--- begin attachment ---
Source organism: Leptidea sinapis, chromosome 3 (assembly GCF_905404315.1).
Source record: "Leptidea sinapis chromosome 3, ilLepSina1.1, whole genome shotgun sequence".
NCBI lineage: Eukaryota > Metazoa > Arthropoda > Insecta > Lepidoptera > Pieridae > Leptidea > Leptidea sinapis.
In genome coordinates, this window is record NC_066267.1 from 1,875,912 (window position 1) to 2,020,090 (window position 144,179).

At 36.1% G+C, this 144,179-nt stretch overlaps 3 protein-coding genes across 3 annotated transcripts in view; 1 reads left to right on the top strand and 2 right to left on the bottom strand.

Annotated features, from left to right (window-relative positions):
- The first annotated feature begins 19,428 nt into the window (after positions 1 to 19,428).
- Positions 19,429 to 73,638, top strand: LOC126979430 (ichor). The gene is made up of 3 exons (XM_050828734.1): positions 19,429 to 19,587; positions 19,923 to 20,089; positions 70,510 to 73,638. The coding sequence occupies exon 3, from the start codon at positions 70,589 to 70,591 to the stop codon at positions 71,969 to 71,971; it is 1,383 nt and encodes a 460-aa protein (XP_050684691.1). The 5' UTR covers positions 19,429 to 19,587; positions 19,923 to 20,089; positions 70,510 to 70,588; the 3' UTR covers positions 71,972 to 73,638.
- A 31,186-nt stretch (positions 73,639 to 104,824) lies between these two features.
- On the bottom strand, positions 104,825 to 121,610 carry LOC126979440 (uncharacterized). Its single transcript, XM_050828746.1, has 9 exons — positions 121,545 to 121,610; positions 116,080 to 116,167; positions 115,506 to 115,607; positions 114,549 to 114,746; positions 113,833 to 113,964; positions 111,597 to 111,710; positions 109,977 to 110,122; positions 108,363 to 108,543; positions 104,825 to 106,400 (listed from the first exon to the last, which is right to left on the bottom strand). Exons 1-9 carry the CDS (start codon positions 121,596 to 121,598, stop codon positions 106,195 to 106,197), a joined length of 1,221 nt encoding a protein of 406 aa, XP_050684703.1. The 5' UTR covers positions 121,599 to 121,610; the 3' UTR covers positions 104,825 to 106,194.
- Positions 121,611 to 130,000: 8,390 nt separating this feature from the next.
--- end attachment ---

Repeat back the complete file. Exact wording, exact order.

Source organism: Leptidea sinapis, chromosome 3 (assembly GCF_905404315.1).
Source record: "Leptidea sinapis chromosome 3, ilLepSina1.1, whole genome shotgun sequence".
NCBI lineage: Eukaryota > Metazoa > Arthropoda > Insecta > Lepidoptera > Pieridae > Leptidea > Leptidea sinapis.
In genome coordinates, this window is record NC_066267.1 from 1,875,912 (window position 1) to 2,020,090 (window position 144,179).

At 36.1% G+C, this 144,179-nt stretch overlaps 3 protein-coding genes across 3 annotated transcripts in view; 1 reads left to right on the top strand and 2 right to left on the bottom strand.

Annotated features, from left to right (window-relative positions):
- The first annotated feature begins 19,428 nt into the window (after positions 1 to 19,428).
- Positions 19,429 to 73,638, top strand: LOC126979430 (ichor). The gene is made up of 3 exons (XM_050828734.1): positions 19,429 to 19,587; positions 19,923 to 20,089; positions 70,510 to 73,638. The coding sequence occupies exon 3, from the start codon at positions 70,589 to 70,591 to the stop codon at positions 71,969 to 71,971; it is 1,383 nt and encodes a 460-aa protein (XP_050684691.1). The 5' UTR covers positions 19,429 to 19,587; positions 19,923 to 20,089; positions 70,510 to 70,588; the 3' UTR covers positions 71,972 to 73,638.
- A 31,186-nt stretch (positions 73,639 to 104,824) lies between these two features.
- On the bottom strand, positions 104,825 to 121,610 carry LOC126979440 (uncharacterized). Its single transcript, XM_050828746.1, has 9 exons — positions 121,545 to 121,610; positions 116,080 to 116,167; positions 115,506 to 115,607; positions 114,549 to 114,746; positions 113,833 to 113,964; positions 111,597 to 111,710; positions 109,977 to 110,122; positions 108,363 to 108,543; positions 104,825 to 106,400 (listed from the first exon to the last, which is right to left on the bottom strand). Exons 1-9 carry the CDS (start codon positions 121,596 to 121,598, stop codon positions 106,195 to 106,197), a joined length of 1,221 nt encoding a protein of 406 aa, XP_050684703.1. The 5' UTR covers positions 121,599 to 121,610; the 3' UTR covers positions 104,825 to 106,194.
- Positions 121,611 to 130,000: 8,390 nt separating this feature from the next.